Sunday, December 30, 2012
Holiday Movies; The Good, the Bad and the Weird
I'm still up for "Jack Reacher" and the movie about turning 40 (which are still in town), but "Guilt Trip" didn't even reach the level of guilty pleasure, Quniton Tarantino's "Django Unchained" was a long wallow in the worst aspects of slavery (and our continuing guilt over it) and "Silver Linings Playbook" was the silver lining, a perfect delight.
I don't want to waste too much time on the bad ones, but speaking of waste: Barbra Streisand and Seth Rogan left with tepid lines throughout their hour and a half road trip as a Jewish mother and her coddled son was just too much. Nothing funny here from two fine comedians. Nothing. Barely a chuckle.
You've probably heard all you want to about "Django" and as with all Tarantono movies, you're either for him or again' him. I've never cared for his over the top violence--which becomes comic after a while, something we should never do with extreme violence of the head exploding kind. You can bitch all you want about movie violence having nothing to do with the gun culture of mass murder, but you'd be wrong. It has a lot to do with desensitizing us and Tarantino is the king of that numbing. He uses the word "Nigger" so often in "Django" that it loses its power and becomes something the frail of mind might consider acceptable.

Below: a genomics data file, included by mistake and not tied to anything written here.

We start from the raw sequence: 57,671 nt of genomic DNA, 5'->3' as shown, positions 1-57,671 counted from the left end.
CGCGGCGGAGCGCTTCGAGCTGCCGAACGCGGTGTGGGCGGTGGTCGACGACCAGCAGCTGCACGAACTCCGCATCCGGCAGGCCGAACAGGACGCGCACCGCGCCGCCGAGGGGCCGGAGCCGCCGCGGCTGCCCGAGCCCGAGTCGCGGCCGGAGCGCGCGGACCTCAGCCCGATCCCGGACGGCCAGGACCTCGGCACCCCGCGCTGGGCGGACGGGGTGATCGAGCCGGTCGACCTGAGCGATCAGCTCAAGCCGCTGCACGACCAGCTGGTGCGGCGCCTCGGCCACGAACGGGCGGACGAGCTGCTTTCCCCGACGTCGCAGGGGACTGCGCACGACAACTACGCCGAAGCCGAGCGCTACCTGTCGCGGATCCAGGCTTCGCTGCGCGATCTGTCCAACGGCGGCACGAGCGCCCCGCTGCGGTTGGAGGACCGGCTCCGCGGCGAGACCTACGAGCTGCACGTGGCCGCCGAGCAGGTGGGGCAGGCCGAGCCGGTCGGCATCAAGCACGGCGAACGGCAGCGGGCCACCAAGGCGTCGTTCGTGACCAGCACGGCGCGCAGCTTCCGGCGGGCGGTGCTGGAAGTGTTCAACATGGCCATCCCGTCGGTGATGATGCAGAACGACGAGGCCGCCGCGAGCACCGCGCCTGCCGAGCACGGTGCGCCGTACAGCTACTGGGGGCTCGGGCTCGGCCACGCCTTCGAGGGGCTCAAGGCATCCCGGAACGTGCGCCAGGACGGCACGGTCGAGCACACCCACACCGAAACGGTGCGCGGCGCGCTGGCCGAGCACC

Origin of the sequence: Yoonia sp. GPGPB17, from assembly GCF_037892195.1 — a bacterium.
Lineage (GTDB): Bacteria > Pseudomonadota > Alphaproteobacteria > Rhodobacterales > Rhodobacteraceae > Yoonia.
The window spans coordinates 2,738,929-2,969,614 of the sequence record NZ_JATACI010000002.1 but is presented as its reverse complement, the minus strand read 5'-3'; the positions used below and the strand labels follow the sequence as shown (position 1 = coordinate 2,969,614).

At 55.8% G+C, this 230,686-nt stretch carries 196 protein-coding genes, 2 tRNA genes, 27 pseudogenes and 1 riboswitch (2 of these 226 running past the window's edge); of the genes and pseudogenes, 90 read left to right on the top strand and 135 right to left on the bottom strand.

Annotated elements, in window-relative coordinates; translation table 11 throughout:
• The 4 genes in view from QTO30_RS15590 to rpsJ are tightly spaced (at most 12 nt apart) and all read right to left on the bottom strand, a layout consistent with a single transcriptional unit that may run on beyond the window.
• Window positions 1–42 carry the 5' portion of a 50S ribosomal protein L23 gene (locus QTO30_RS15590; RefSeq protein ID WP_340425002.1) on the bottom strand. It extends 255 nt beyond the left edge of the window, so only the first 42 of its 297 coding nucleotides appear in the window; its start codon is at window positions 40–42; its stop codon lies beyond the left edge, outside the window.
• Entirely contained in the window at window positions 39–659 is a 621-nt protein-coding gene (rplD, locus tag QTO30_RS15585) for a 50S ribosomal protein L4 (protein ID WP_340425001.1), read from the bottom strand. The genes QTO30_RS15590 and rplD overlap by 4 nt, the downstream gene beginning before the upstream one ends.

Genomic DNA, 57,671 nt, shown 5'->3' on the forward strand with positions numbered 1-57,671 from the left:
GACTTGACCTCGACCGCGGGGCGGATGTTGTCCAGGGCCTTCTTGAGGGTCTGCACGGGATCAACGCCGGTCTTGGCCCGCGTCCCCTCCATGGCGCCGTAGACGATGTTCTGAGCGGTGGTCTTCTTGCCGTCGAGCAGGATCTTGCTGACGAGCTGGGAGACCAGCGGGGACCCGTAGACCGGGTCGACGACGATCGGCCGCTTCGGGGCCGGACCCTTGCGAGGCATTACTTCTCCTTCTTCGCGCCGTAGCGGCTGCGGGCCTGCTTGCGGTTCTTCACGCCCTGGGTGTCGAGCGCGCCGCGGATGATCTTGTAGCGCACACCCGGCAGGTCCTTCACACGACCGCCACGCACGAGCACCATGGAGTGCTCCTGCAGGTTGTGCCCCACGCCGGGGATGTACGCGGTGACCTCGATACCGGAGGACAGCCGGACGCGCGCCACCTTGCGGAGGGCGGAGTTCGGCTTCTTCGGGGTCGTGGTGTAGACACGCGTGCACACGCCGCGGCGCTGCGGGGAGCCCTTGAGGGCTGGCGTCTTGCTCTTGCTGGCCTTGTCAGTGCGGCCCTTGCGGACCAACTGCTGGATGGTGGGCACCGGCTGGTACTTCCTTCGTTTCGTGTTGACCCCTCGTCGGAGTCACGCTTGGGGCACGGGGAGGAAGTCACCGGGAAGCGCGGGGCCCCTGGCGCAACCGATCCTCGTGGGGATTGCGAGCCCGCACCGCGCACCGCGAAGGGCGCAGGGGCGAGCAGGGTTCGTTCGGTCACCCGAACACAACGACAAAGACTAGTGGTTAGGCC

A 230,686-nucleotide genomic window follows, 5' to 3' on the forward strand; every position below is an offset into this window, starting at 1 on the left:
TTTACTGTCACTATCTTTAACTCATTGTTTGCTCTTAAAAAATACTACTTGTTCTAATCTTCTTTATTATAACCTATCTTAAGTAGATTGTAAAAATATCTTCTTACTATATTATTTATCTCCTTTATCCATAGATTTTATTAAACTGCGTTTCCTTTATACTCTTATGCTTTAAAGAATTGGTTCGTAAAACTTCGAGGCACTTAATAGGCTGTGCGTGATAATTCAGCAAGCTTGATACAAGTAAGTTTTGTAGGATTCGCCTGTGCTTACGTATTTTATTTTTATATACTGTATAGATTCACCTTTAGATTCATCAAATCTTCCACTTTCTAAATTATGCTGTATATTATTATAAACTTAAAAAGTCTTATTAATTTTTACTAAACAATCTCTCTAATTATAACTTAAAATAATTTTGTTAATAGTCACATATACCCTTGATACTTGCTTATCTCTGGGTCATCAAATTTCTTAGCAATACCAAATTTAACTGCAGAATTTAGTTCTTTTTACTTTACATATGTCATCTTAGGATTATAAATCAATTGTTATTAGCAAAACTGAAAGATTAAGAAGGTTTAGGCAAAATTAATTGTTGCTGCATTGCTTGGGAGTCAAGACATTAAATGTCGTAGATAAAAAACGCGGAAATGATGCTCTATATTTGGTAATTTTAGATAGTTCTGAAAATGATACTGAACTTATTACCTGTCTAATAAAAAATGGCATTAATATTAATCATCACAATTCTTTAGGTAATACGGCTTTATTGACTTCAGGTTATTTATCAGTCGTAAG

"Silver Linings," on the other hand, is unexpected, delightful and even healing. As one who's had to deal with mental illness (alcoholism), I like it when art faces this massive problem frankly and without the soaring violins of sappy three-towel melodrama. This one's direct: two crazy as hell young people are trying to reconstitute their lives and have narrowed their field of help to each other. Flawed they are. Destructive they are. Batshit crazy they are. But they're appealing and there's hope in every frame of the movie.
This one--like her "Hunger Games" before it--belongs to Jennifer Lawrence, but Bradley Cooper emerges as a force, as well. They're the lead crazies and their families include Robert DeNiro and a lot of good character actors, all in fine roles. It's from the Weinstein boys and you've learned to count on them. Good movie.
Up next: "Lay Miz" and I'm not sure I'm looking forward to this. The previous two movie iterations were outstanding and neither needed music to succeed (neither did Victor Hugo's book).